The Kankesanthurai cement plant
The Sri Lanka Cement Corporation (SLCC) has planned to initiate the revamping of the Kankesan Cement Plant in Kankesanthurai with an overall investment of Rs. 1500 million.
SLCC has presented a proposal report to the Ministry of State Resources and Enterprise Development with regard to adding the mechanism and restructuring of the whole plant. SLCC plans to recover this investment within 15 years after commencing operations, with a net profit contribution of 8%.
This plant is the only plant in South Asia which commenced operations initially in the 1950s, where its expansion began.
The factory is owned by the Sri Lanka Cement Corporation at KKS, which had an annual manufacturing capacity of 760,000 tonnes, have not been functioning since June 1990 due to the security situation in the north.
It is estimated that the market is growing at the rate of 10% per annum. Sri Lanka imports more than 70% of cement requirements, both in bulk and bags, from Pakistan and India. Based on the Customs details, Sri Lanka had imported around 11 million metric tons of cement from January 2008 to May 2013.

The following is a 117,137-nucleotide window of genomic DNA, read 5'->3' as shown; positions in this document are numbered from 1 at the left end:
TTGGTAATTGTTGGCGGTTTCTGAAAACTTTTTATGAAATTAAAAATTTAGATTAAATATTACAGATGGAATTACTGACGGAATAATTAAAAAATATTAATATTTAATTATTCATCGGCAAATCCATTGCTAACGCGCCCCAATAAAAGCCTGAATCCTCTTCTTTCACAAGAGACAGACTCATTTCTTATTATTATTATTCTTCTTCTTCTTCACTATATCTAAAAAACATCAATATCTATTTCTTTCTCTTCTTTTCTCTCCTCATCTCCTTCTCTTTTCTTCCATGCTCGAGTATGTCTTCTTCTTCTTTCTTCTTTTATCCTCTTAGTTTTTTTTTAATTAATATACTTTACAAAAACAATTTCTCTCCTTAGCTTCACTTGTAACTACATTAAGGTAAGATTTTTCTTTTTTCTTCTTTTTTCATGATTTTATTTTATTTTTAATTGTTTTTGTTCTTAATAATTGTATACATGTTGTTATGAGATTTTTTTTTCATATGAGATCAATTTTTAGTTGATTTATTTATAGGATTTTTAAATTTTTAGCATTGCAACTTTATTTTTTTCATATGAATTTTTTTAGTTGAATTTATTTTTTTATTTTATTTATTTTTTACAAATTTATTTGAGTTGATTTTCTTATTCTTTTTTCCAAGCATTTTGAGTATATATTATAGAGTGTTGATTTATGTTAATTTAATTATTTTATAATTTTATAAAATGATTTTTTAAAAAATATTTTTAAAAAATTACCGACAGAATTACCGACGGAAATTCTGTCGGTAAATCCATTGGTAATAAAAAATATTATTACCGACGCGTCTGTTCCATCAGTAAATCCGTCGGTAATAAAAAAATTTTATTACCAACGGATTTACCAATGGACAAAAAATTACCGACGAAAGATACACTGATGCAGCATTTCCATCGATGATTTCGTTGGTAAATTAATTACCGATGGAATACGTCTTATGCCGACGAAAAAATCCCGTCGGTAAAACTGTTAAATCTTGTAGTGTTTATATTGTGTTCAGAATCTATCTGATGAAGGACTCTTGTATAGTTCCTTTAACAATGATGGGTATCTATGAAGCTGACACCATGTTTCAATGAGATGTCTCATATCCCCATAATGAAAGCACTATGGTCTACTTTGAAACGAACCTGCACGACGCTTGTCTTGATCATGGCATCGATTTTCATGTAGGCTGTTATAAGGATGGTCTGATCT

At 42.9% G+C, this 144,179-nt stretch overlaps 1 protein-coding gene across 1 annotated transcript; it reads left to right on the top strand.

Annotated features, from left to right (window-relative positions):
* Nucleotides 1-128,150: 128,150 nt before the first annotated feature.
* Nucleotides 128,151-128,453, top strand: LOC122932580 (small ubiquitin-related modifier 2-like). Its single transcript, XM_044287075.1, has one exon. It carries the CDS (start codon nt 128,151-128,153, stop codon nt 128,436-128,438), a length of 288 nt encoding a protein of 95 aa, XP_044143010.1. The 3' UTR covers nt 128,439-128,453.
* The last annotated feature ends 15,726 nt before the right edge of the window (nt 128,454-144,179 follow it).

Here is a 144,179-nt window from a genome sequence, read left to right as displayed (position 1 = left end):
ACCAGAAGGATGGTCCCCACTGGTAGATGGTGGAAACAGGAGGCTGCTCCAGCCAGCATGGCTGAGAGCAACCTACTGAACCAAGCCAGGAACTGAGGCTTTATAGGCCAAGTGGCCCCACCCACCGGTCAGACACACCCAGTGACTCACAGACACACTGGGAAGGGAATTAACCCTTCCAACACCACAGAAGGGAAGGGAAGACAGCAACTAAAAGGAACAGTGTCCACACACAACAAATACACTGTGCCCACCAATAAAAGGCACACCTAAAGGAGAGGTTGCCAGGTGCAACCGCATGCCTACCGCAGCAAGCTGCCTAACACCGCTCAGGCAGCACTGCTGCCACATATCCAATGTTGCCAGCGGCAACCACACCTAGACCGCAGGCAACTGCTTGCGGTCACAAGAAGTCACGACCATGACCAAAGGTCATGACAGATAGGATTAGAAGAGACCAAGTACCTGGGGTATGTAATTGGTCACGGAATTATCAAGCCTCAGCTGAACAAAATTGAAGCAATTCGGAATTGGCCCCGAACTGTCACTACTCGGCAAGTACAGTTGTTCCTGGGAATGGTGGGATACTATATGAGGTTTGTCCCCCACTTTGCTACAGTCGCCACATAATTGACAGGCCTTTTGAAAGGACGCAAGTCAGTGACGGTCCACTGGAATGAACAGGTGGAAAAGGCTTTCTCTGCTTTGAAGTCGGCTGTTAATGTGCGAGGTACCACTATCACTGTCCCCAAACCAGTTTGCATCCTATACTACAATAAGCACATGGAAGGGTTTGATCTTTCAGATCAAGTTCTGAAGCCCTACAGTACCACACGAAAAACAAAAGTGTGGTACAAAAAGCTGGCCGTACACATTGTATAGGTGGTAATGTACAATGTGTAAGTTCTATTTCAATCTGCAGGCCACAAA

The country has invested more than Rs. 108 billion for this import of cement. "After the total commencement of the plant operation at KKS, we will be able to produce about 10% of the cement requirement for Sri Lanka initially.
We will be able to save up a minimum of US$13 million in foreign exchange per annum," Dimuthu Nanayakkara, Sales and Marketing Officer, SLCC said. "The period during the war, had greatly affected economy of KKS.
There were an initial staff number of 60 workers, whilst war compensation was given out to slash the numbers eventually.
The plant was and will remain the main hub for the KKS village and for their livelihood, which depended greatly on the KKS factory," Chaminda Perera, Working Director, SLCC said.
Considering the demand of cement in the Sri Lankan market and the availability of ample resources in the Northern Province, SLCC had wanted to work on reopening one of its cement factories in Kankesanthurai. This cement plant will become a stronghold of positivity to the people in the North.
Sri Lanka is abundant in limestone and the ampleness of it also highlights the quality of the substance as well.
"This will become a great initiative by the government, as this venture would pave way for jobs, which would be not just of a labour level.
There will be systematic approaches taken up, creating direct employment for more than 300 people and establish the cement industry back in the Northern Province," Nanayakkara acknowledged.
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